Do you think losing teeth after giving birth is natural? Worried that your baby has “soft teeth”? Think again!
Two of the most common dental myths about pregnancy and nursing may be getting in the way of your healthy smile – and even your baby’s brand-new teeth!
Read on to learn more…
Myth: During pregnancy and nursing, a baby sucks the calcium from the mother, causing a tooth to fall out for each child.
Fact: According to a 2005 study of more than 2,600 pregnant women, the number of children a woman has is, in fact, correlated to her risk of periodontal disease and of losing teeth. However, this isn’t because she has lost calcium to her child.
There are a number of factors that researchers believe may contribute to this. Pregnant women are more susceptible to gingivitis, and also tend to skip dental appointments during pregnancy, which allows existing problems and any new issues that crop up during pregnancy to worsen.
Frequent morning sickness can erode tooth enamel, and hormonal changes can cause dry mouth, increasing the risk of cavities. Cravings for sugary, starchy, and acidic foods may also deteriorate teeth – ice cream and pickles are not so great for your dental health, especially if you’re brushing and flossing less because your gums are inflamed. If you suffer from morning sickness, be sure to rinse your mouth thoroughly with water before brushing your teeth to avoid pushing stomach acids deeper in between teeth.
After the first child, subsequent pregnancies can compound dental problems, including tooth loss. The loss of teeth in itself causes other dental problems, like teeth shifting, problems with bite, and bone loss in the jaw. Especially if you have a history of dental problems, take extra care during later pregnancies.
Myth: Some people have inherently “soft teeth,” which is why cavities sometimes seem to run in families.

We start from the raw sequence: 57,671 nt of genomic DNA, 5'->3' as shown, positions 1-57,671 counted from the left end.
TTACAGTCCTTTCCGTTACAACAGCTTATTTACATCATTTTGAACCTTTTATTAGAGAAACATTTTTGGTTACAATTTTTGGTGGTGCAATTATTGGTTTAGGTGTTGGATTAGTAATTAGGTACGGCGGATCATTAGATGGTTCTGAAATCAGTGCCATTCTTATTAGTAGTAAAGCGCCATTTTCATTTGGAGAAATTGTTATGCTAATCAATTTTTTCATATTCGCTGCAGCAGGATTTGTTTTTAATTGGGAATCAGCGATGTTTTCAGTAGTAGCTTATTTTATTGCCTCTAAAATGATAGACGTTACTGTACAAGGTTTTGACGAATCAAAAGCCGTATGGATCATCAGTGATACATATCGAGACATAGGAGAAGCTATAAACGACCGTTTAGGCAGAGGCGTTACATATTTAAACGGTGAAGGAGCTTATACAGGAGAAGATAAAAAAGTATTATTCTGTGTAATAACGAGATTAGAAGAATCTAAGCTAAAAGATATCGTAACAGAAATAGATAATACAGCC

Fact: There is no such thing as soft teeth! The real reason that some families seem prone to cavities is that mothers frequently transfer an infection to their infants, especially during the first year of life.
Mothers who have a history of cavities and fillings are at the most risk of transferring cavity-causing bacteria to their infants through saliva. The abundant sugars in infants’ diets feed the bacteria, which produce acid that can damage the child’s teeth.
Mothers can reduce their own oral bacteria during pregnancy and nursing through careful oral hygiene, a healthy diet, and regular dental visits. Concerned mothers can also maintain their child’s oral health with proper dental hygiene – as soon as an infant’s teeth begin to show, clean them gently with a damp cloth or infant toothbrush.
“Baby bottle tooth decay” is also a key factor in the development of early cavities caused by bacteria. Don’t leave a bottle in the crib at night, and avoid nighttime feeding after 3-4 months. Also, be sure to use a pacifier to comfort your infant rather than a bottle or nursing.
Once your child is old enough to clean his or her own teeth, continue to monitor and reinforce careful brushing and flossing habits. Watch out for white, chalky spots or brown patches, and bring the child to the dentist regularly and if you suspect any problem.
Have you heard other dental myths you wonder about? Let us know and we’ll investigate!
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